Friday, February 27, 2015

Christensen "Unlearning the Myths That Blind Us" Hyperlinks

I found this very interesting to read because I, like many of you, have always loved watching Disney movies. The article discusses issues such as racism and sexism in Disney movies. I chose to do a hyperlink post this week.

Reading this article made me think of a post I saw on Buzzfeed. One issue many people have with Disney is that princesses are always drawn unrealistically skinny. Somebody decided to digitally edit some pictures of Disney Princesses to make them have more realistic bodies. This gained a lot of attention and The Huffington Post even wrote and article about it.

I found this list that talks about stereotypes that Disney teaches its viewers. One that really stood out to me was "Being thin and white is what makes women beautiful and valuable." This connects to SCWAAMP. SCWAAMP says that whiteness is something that is valued more than other things in our society. Most Disney princesses are white, there have only been a few from different races.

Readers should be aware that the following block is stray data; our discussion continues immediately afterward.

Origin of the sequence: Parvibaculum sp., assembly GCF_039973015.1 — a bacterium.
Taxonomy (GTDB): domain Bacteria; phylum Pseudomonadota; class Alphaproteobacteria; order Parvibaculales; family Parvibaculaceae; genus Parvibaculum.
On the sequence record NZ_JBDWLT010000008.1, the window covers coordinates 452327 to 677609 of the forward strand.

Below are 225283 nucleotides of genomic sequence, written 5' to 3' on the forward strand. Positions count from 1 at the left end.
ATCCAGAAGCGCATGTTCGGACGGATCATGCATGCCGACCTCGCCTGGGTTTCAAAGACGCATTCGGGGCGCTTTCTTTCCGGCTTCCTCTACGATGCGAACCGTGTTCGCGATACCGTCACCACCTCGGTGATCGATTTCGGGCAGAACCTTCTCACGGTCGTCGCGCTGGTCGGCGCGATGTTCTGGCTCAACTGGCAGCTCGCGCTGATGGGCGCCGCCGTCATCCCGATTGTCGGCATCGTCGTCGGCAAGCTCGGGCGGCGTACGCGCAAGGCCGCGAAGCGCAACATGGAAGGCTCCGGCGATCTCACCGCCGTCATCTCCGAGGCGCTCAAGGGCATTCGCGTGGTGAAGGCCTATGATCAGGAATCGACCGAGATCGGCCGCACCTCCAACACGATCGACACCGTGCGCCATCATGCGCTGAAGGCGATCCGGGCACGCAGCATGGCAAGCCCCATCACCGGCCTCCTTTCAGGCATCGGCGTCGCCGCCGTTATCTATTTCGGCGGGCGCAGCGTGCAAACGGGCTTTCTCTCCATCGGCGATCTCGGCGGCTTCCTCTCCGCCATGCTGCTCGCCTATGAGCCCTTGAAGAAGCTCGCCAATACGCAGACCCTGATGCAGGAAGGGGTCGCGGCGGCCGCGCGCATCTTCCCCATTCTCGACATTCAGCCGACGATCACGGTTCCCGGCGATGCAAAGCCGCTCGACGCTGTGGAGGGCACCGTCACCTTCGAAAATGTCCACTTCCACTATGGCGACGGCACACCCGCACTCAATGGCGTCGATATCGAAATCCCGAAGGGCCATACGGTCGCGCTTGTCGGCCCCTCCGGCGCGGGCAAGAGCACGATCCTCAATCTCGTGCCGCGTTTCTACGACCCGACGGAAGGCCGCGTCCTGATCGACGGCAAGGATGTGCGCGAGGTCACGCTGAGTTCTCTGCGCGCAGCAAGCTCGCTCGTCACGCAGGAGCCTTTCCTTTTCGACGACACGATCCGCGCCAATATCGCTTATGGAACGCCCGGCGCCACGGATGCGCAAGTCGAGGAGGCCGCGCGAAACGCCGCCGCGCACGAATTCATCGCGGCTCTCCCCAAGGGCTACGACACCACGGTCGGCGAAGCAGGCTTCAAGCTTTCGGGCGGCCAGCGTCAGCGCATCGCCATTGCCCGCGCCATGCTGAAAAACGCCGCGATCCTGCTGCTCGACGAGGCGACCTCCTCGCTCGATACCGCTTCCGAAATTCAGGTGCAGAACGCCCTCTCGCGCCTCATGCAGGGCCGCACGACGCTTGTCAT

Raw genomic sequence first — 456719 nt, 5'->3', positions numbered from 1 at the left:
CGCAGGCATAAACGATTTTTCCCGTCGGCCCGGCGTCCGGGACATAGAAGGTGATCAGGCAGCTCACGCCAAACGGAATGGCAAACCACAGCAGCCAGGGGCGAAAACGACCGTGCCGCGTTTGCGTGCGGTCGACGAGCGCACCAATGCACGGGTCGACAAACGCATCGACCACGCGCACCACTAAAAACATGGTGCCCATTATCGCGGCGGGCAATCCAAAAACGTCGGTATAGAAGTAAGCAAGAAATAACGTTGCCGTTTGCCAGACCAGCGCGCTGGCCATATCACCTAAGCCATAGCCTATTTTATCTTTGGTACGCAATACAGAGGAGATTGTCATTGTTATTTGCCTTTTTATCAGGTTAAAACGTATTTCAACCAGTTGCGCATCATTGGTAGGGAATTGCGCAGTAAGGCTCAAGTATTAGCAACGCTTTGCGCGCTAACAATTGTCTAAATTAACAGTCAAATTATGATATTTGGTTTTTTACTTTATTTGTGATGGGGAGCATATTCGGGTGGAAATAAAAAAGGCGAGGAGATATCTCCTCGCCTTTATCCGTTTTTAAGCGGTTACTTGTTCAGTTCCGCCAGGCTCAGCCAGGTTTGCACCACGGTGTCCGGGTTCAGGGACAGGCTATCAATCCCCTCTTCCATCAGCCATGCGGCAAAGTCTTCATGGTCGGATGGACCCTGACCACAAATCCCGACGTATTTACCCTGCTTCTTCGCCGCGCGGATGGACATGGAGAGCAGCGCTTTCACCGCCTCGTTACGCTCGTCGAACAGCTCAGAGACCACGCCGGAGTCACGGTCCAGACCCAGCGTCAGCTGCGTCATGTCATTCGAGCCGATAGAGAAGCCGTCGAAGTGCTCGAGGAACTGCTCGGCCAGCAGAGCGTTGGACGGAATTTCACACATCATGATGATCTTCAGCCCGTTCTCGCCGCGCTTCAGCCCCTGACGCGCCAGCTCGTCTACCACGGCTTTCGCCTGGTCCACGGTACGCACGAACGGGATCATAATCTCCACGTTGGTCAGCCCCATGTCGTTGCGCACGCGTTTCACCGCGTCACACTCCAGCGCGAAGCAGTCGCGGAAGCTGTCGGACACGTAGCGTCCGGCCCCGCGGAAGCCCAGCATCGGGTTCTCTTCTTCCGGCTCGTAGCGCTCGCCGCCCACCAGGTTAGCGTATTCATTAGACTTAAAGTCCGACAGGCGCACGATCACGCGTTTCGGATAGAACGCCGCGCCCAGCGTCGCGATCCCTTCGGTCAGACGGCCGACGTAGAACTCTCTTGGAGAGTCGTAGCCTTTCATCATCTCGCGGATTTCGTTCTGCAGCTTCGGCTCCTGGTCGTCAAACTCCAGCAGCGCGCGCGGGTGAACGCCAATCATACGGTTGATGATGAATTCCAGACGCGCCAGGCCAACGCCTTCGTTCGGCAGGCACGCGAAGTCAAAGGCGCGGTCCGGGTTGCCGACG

I found another article that discusses Disney movies that are sexist and racist. To this day, Peter Pan is one of my favorite movies, but, it is undeniable that it has a lot of racist elements to it. The Native Americans in that film are drawn offensively and extremely stereotypical. Growing up, I never realized how racist it was because like most young children, I thought that's how Native American's actually looked. I didn't realize until I was older how inaccurate their representation of Native Americans was.

I wasn't sure where this would fit in to my blog post but the article made me think of this so I really wanted to share it!

Sunday, February 22, 2015

Safe Spaces


1. "Death should never be an option. Unfortunately, for many young people suicide feels like a better alternative than living with rejection or abuse from peers, family members, or community leaders."